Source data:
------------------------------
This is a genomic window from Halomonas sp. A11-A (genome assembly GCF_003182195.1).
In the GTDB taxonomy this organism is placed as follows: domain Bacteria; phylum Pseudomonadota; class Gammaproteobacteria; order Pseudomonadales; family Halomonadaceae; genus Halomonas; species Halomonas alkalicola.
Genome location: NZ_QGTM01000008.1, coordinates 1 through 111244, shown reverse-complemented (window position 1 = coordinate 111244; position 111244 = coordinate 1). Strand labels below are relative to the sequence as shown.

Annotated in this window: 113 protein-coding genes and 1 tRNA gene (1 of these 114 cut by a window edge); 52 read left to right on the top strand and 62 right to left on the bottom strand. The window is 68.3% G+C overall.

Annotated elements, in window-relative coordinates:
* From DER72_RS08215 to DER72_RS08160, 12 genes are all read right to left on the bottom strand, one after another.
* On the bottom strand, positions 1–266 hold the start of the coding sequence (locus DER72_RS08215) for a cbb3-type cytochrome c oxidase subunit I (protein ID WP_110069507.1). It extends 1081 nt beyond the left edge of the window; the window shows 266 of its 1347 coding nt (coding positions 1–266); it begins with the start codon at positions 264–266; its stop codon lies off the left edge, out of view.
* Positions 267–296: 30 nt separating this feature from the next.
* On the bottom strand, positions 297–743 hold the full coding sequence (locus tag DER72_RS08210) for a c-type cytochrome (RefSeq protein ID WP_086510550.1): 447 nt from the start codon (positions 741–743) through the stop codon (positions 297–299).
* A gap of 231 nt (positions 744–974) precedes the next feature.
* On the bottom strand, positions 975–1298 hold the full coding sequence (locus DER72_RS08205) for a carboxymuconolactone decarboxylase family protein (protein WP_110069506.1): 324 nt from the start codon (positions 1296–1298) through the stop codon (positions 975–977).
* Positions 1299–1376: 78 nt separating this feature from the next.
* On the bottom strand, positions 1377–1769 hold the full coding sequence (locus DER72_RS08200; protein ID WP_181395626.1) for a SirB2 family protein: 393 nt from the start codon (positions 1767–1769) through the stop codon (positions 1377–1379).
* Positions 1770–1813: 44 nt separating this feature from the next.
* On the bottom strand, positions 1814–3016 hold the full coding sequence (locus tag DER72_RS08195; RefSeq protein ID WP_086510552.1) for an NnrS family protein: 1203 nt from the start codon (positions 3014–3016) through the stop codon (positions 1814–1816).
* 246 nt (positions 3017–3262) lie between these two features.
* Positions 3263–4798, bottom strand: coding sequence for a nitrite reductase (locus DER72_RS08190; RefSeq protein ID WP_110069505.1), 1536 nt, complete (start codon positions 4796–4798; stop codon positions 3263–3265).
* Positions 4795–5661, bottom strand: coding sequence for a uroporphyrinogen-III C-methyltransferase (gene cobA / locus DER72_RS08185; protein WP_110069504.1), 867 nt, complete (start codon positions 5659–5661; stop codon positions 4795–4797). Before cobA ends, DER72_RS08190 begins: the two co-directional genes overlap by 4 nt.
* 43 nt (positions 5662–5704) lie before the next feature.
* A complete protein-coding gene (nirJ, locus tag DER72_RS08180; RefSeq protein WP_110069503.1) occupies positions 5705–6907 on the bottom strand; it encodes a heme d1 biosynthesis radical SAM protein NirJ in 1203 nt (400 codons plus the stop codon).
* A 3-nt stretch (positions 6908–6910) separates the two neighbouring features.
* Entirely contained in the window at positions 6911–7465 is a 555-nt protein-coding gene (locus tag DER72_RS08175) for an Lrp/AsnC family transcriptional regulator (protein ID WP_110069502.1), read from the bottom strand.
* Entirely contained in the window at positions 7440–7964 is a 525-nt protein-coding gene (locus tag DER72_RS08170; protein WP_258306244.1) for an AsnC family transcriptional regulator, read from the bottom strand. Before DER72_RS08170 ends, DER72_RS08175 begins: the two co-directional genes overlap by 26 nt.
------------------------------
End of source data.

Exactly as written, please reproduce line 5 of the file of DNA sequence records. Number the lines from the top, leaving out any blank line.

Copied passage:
Annotated elements, in window-relative coordinates: